Nutrition trends are everywhere. Especially when it comes to weight loss. Some have merit, and some don’t. This week I’m going to talk about one of the hottest trends now - intermittent fasting - including the different ways to do it, what the research says on its effectiveness for weight loss, as well as things to consider before attempting intermittent fasting.
And, I have a fabulous and super-easy recipe for you too (as usual!).
In a nutshell, intermittent fasting is just that: fasting intermittently.
It's limiting calorie intake during certain hours/day or days/week. It's more of an eating pattern than a diet. It limits when to eat, and not so much what to eat. And that’s part of it’s appeal to people who don’t want to count calories or use their food log to track everything.
Some would say that it's a more natural way to eat because humans evolved without refrigerators, drive-throughs, or 24-hour convenience stores. We now have access to food (including junk food) all day long, so eating several meals per day plus snacks may be less natural than fasting from time to time.
There are lots of variations on this theme. They include:
- 16/8 which is 16 hours of fasting, and eating only within the other 8 hours (often 12:00 pm. - 8:00 p.m.) – a natural if you don’t normally eat breakfast;
- 5:2 days of fasting, where you eat regularly for five days of the week, then take in just 500-600 calories/day for the other two (non-consecutive) days.
IS INTERMITTENT FASTING EFFECTIVE FOR WEIGHT LOSS?
Intermittent fasting can help with weight loss because it can help you to eat fewer calories, and burn more calories, too, because intermittent fasting allows your body to access your body fat for fuel during the fasting period.
Lots of people say they have success with it. But what do the studies say?
According to one review study, intermittent fasting helped people to lose 3-8% of their weight over 3-24 weeks. In this study, people also lost 4-7% of their waist circumference (i.e., belly fat, the bane of midlife women).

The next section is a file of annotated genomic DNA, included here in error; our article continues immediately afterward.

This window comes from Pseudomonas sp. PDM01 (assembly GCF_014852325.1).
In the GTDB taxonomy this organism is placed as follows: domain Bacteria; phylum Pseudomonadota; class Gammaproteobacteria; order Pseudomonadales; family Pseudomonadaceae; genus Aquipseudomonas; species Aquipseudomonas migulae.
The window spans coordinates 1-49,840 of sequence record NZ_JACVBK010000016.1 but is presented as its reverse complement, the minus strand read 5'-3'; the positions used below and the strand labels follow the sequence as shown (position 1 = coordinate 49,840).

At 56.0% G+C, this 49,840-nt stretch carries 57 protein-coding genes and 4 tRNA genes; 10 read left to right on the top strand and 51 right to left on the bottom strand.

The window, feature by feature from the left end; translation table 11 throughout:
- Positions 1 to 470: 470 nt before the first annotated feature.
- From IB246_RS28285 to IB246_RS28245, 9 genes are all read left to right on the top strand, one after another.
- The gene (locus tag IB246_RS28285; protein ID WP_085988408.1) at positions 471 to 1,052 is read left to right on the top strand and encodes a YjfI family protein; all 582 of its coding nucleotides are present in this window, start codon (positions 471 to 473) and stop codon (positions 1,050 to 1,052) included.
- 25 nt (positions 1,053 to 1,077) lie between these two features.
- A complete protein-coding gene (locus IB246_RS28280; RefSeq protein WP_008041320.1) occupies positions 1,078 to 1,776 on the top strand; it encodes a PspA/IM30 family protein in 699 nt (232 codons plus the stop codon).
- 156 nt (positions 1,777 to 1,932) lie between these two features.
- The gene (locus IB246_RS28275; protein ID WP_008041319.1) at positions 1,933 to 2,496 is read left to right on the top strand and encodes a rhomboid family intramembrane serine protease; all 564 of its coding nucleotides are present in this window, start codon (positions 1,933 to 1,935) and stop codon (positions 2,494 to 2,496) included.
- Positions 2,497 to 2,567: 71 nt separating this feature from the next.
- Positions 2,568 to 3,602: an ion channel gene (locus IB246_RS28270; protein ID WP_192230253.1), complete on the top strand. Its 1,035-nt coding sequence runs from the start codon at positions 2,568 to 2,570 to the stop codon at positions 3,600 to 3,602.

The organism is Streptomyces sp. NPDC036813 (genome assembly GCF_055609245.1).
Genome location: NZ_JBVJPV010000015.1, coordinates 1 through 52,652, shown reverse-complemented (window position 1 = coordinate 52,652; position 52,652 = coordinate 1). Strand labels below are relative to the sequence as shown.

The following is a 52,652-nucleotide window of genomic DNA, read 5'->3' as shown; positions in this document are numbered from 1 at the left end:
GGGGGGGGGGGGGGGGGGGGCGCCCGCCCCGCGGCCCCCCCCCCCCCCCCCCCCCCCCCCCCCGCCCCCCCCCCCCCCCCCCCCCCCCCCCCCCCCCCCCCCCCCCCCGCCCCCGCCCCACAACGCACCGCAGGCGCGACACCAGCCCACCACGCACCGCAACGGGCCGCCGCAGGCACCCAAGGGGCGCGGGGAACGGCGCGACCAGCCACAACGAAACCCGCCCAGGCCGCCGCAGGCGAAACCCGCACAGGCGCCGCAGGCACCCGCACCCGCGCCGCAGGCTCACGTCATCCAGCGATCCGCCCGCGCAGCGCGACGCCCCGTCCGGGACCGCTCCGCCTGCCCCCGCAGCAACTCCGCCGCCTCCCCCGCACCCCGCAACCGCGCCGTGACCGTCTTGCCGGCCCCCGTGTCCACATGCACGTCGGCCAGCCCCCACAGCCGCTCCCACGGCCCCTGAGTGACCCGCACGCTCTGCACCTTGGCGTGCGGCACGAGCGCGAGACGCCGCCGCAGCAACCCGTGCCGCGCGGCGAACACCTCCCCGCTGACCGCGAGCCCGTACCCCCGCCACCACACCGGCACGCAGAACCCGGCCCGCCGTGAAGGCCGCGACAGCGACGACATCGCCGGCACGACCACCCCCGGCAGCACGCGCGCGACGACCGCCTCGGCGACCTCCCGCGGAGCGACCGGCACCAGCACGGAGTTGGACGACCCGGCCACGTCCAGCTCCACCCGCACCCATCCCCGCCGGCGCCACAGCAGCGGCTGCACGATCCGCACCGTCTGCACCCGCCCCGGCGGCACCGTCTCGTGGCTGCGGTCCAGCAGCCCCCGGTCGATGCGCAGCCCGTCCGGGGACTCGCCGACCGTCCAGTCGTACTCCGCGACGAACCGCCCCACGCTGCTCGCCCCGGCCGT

Another study of 100 people with obesity showed that after a year, the people who fasted on alternate days lost more weight than people who didn’t change their eating pattern. But, (and here’s where it’s interesting) they didn’t lose any more weight than those on a calorie restricted diet. Out of the people who were to follow the intermittent fasting protocol, 38% of them dropped out.
BEFORE YOU CONSIDER INTERMITTENT FASTING
Intermittent fasting is not for everyone. People who are underweight, or have eating disorders shouldn’t fast. Neither should women who are pregnant, trying to get pregnant, or are breastfeeding. Also, people with blood sugar issues should not try intermittent fasting.
Certain medical conditions can be worsened with longer periods of fasting and people taking certain medications can be prone to side effects with intermittent fasting as well.
One of the reasons people drop out of the intermittent fasting eating pattern is that some find it hard to stick with the fasting part. They may eat when they’re supposed to be fasting. Or when they finish fasting, they may overindulge due to the reaction of the appetite hormones and hunger drive while fasting. None of these will help with weight loss.
Also, the hours and days of fasting can be very difficult to fit into a very busy life (think obligatory work lunches and dinner and cocktails with friends). So having strong social support will be key to those intermittent periods of fasting.
Sticking to a (healthy, nutrient-dense) weight loss and lifestyle plan (such as the Paleo or Keto diets) is really the key to success. Intermittent fasting can be used as a next step to accelerate weight loss, if you do it right.
Intermittent fasting is a weight loss tool that works for some people. It can help to lose weight and reduce belly fat. But, it isn't safe for everyone (always consult your health care practitioner if you have any medical condition before you try intermittent fasting). It can also be difficult to stick with if you don’t plan your days accordingly.
For the best chance of long-term weight loss success, optimizing your diet for your real life – one you can stick with - is key.
What about you - have you or someone you know tried intermittent fasting? What were the results? Let me know in my free Facebook Midlife Women Wellness & Weight Loss Success Group. Join here ==>> http://bit.ly/2CBZrVe.
RECIPE (WHOLE FOOD): ALMOND BUTTER ENERGY BITES
Makes about 12 energy bites
- 1 cup oats
- ⅔ cup almond butter
- ½ cup chocolate chips (semi-sweet and dairy-free if possible)
- ½ cup flax seeds, ground
- 2 tbsp honey
Combine all ingredients in a medium bowl and stir.
Using a tablespoon to measure, roll into about 12 energy bites.
Serve & enjoy!
Tip: You can roll the bites to coat them in cocoa powder for a bit of extra flavor and to prevent them from being too sticky.
The information provided on this website is for informational/educational purposes only. It is not intended to replace a one-on-one relationship with a qualified healthcare professional or be a substitute for medical advice, diagnosis, or treatment. Always consult your physician or other healthcare professional before making any changes to your diet, medical plan, or exercise routine.